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Brazilian Journal of Oceanography

versão impressa ISSN 1679-8759

Braz. j. oceanogr. vol.62 no.4 São Paulo out./dez. 2014

http://dx.doi.org/10.1590/s1679-87592014078806204 

Articles

GROWTH OF Litopenaeus schmitti (BURKENROAD, 1936) AND Farfantepenaeus paulensis (PEREZ-FARFANTE, 1967) SHRIMP REARED IN RECIRCULATION CULTURE SYSTEM

Marcelo Barbosa Henriques1  * 

Pedro Mestre Ferreira Alves1 

Oscar José Sallée Barreto1 

Marcelo Ricardo de Souza1 

1Instituto de Pesca - Secretaria de Agricultura e Abastecimento do Estado de São Paulo, (Av. Bartolomeu de Gusmão, 192, 11030-906 Santos, SP, Brasil)

ABSTRACT

The Litopenaeus schmitti and Farfantepenaeus paulensis shrimp captured in estuaries are marketed as live bait for recreational fishing. As an alternative to shrimp extractive activities, the authors evaluated the rearing of these species in a recirculation culture system. For each species, the grow-out study was carried out in two 120-day production cycles, using 3,300 juveniles of an average length of 25 mm and weight of 0.9 grams in each, distributed in 12 tanks of 1,500 liters and 1.32 m2, at a population density of 208.3 shrimp per m2. The growth parameters were obtained using the von Bertalanffy model based on the length (mm) and age (weeks) data. The adjustments were made in the R environment of the non-linear least-square method. The von Bertalanffy growth model showed a proper fit, with determination coefficients of 0.900 for L. schmitti and 0.841 for F. paulensis. The values of L∞ and k were 172.66 and 0.027 mm for L. schmitti and 110.13 mm and 0.050 for F. paulensis, respectively. In the current study, L. schmitti showed negative allometric growth (p=4,314x10-18) and F. paulensis isometric growth (p=0.267). The growth of shrimp obtained in the proposed recirculation system can supply live bait for the sport fishing market.

Key words: Growth curve; Length-weight relationship; Live bait; Marine shrimp farming; Pink shrimp; White shrimp

RESUMO

Os camarões Litopenaeus schmitti e Farfantepenaeus paulensis capturados pela pesca artesanal nos estuários são comercializados como iscas vivas na pesca esportiva. Como alternativa à atividade extrativista foi avaliado o cultivo dessas espécies em sistema de recirculação de água. Para cada espécie foram realizados dois ciclos de produção de 120 dias, utilizando 3300 juvenis em cada um, com média de 25 mm de comprimento e 0.9 gramas em peso, dispostos em 12 tanques de 1500L e 1.32 m2, na densidade de 208.3 camarões m2. Os parâmetros de crescimento foram obtidos utilizando-se o modelo de von Bertalanffy baseado nos dados de comprimento (mm) e idade (semanas). Os ajustes foram feitos no ambiente R utilizando o método não-linear de mínimos quadrados. O modelo de von Bertalanffy apresentou ajuste adequado, com coeficientes de determinação de 0.900 para L. schmitti e 0.841 para F. paulensis. Os valores de L∞ e k foram 172.66 mm e 0.027 para L. schmitti e 110.13 mm e 0.050 para F. Paulensis, respectivamente. No presente estudo L. schmitti apresentou crescimento alométrico negativo (p=4.314x10-18) e F. paulensis crescimento isométrico (p=0.267). O crescimento obtido dos camarões no sistema de recirculação proposto atende ao mercado de iscas vivas da pesca esportiva.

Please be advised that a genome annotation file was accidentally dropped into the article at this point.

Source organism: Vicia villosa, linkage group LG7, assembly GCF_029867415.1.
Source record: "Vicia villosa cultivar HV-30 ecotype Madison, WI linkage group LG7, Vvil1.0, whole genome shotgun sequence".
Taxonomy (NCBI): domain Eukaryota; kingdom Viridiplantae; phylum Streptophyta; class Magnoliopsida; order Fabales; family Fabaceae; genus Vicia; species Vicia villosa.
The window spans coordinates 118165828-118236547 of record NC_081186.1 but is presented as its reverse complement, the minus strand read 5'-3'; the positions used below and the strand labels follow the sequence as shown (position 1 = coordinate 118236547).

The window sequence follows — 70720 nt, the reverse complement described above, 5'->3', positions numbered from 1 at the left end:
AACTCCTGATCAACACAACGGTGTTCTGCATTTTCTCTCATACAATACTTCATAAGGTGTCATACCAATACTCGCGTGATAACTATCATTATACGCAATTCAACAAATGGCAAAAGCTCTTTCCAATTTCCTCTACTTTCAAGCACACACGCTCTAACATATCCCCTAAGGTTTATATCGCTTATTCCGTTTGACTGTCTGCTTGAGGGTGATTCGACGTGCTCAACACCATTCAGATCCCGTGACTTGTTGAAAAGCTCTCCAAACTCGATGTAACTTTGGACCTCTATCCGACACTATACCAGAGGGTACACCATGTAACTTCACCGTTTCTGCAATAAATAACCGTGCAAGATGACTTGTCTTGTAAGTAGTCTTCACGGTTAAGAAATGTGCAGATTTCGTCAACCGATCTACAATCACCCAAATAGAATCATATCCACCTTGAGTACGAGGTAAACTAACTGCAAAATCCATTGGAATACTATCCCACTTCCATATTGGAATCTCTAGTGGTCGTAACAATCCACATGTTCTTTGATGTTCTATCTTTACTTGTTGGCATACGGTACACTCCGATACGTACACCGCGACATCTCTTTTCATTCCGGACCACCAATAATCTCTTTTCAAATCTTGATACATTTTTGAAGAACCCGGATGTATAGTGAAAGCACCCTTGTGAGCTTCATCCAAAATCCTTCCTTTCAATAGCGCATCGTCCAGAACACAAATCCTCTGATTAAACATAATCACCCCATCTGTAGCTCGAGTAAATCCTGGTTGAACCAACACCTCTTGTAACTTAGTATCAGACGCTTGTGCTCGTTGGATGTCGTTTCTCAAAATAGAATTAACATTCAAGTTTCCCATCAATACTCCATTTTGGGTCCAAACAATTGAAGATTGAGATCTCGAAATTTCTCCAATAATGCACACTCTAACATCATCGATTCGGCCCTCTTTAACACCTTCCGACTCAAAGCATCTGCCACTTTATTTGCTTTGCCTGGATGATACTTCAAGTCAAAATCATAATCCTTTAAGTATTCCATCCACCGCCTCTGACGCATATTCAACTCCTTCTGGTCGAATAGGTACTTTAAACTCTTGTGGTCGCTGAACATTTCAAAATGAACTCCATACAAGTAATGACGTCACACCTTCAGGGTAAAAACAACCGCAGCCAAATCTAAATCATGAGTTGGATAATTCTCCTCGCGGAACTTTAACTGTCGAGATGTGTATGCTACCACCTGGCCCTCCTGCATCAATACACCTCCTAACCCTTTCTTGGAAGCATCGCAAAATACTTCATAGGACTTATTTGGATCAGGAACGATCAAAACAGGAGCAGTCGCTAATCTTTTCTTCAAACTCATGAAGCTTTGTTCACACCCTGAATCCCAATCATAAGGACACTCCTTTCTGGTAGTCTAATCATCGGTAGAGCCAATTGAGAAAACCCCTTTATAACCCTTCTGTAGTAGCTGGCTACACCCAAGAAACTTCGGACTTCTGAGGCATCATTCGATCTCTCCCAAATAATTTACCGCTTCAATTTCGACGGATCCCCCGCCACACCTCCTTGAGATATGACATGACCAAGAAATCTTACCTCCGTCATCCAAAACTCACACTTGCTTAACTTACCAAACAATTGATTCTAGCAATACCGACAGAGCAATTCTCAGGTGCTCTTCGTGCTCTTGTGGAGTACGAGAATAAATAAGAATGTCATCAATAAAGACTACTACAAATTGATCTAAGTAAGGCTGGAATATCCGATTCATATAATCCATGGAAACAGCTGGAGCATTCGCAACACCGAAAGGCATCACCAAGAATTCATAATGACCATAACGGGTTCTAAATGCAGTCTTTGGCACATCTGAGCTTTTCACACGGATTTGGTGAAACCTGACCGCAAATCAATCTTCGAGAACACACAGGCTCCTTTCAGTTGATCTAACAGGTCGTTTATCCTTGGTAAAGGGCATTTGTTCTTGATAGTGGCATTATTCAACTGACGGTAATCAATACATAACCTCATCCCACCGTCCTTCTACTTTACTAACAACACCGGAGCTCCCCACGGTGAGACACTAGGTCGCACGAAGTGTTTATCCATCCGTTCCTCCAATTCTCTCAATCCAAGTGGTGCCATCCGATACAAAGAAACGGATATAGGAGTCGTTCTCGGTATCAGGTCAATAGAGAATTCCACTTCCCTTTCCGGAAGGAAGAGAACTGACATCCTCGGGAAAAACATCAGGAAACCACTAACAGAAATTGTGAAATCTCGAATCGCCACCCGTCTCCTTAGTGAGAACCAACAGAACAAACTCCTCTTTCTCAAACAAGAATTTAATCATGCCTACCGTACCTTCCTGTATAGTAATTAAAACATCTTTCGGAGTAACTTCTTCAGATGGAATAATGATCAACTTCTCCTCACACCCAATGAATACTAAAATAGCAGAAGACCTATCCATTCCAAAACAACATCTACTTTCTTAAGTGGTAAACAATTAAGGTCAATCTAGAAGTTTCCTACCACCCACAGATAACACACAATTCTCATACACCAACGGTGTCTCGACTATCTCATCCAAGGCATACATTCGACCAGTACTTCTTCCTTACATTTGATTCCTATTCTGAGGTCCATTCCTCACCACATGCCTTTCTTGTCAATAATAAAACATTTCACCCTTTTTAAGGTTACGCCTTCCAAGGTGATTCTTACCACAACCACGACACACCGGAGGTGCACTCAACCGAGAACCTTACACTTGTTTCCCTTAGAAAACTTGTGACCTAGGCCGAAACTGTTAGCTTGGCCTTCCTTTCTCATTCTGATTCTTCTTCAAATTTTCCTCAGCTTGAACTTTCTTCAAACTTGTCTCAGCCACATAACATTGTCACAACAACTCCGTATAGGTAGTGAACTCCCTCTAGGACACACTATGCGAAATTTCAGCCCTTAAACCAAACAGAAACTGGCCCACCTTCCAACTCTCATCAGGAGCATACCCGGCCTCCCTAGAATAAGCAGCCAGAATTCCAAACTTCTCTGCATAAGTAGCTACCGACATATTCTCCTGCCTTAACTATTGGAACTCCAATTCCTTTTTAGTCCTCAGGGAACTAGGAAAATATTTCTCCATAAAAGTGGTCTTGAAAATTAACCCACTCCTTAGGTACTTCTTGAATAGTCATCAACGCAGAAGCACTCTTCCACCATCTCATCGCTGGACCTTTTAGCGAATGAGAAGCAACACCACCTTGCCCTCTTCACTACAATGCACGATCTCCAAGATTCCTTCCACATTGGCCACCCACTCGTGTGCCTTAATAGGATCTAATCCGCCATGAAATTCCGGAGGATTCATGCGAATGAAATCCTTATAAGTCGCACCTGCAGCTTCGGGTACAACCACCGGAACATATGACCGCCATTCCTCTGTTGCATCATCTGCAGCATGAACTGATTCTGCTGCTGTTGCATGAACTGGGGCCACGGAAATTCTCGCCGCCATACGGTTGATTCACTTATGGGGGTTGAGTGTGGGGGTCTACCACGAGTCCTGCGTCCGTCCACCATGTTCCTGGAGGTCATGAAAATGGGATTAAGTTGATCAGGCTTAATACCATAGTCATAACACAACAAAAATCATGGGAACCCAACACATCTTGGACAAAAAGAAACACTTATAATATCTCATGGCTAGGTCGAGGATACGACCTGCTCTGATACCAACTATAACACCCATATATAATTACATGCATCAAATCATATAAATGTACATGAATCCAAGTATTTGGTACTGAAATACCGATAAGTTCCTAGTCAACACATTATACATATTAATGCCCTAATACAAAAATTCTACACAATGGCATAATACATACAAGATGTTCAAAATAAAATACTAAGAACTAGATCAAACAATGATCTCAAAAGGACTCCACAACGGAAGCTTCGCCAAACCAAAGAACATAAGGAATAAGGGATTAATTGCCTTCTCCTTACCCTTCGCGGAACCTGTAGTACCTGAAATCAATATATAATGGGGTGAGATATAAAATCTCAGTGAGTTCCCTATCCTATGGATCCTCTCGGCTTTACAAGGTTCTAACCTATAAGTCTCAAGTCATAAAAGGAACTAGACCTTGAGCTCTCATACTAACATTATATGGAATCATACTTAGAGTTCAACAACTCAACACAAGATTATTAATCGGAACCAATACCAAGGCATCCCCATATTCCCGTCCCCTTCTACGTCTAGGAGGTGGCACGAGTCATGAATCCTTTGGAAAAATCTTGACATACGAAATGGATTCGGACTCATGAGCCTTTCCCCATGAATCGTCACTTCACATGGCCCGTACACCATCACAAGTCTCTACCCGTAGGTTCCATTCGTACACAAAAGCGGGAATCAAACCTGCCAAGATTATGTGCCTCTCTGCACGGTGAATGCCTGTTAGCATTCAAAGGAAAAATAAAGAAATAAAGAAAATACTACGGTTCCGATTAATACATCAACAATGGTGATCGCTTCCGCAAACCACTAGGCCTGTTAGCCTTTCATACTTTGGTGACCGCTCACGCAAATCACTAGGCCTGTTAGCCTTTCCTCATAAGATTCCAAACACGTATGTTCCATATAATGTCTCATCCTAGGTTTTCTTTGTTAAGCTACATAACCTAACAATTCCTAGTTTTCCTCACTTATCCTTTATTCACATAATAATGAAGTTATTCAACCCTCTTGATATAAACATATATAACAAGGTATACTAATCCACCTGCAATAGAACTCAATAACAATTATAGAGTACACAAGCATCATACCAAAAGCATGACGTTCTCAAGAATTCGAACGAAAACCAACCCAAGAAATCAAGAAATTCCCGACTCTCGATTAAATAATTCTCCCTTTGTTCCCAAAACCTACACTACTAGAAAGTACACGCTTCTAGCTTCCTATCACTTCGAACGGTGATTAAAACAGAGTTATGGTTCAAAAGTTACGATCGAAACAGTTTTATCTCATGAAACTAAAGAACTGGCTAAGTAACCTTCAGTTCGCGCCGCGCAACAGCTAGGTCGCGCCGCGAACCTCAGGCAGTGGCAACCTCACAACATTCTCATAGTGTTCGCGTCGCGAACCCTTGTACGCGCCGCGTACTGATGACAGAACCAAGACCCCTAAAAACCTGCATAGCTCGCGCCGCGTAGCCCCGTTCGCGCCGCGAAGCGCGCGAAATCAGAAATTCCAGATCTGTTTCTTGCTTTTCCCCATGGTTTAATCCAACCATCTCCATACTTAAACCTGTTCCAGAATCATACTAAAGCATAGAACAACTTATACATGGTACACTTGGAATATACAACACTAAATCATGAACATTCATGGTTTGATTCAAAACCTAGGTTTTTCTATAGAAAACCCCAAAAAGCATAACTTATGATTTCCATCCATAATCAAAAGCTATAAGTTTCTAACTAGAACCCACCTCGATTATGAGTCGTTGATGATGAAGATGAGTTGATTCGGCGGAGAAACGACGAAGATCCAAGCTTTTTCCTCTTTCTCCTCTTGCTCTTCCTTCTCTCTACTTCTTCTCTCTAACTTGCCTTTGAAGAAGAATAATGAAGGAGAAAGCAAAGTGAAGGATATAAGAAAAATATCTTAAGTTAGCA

Palavras-Chave: Curva de crescimento; Relação comprimento-peso; Isca viva; Carcinicultura marinha; Camarão rosa; Camarão branco

INTRODUCTION

Recreational fishing is on the increase in Brazil thus generating a market opportunity for extractive activities for small and medium-sized producers. The rapid growth of the live bait market has disrupted the supply of juvenile shrimp, leading to intensive fishing activity for them in estuaries (BARBIERI, 2010). This disordered extraction in natural shrimp nurseries, besides leading to overfishing, is responsible for the direct progressive depletion of natural stocks, because the extraction is undertaken in both the substrates of the population, with the capture of juveniles in estuarine areas and adults in oceanic waters (VALENTINI et al., 1991).

The penaeids are an important resource for fisheries and aquaculture worldwide, playing an important socio-economic role in the South Atlantic (BARBIERI, 2010). The decline in catches observed on the Brazilian coast in recent decades has stimulated the development of cultivation technologies as an alternative to this scenario (LOMBARDI et al., 2001; WASIELESKY et al., 2004; FÓES et al., 2011).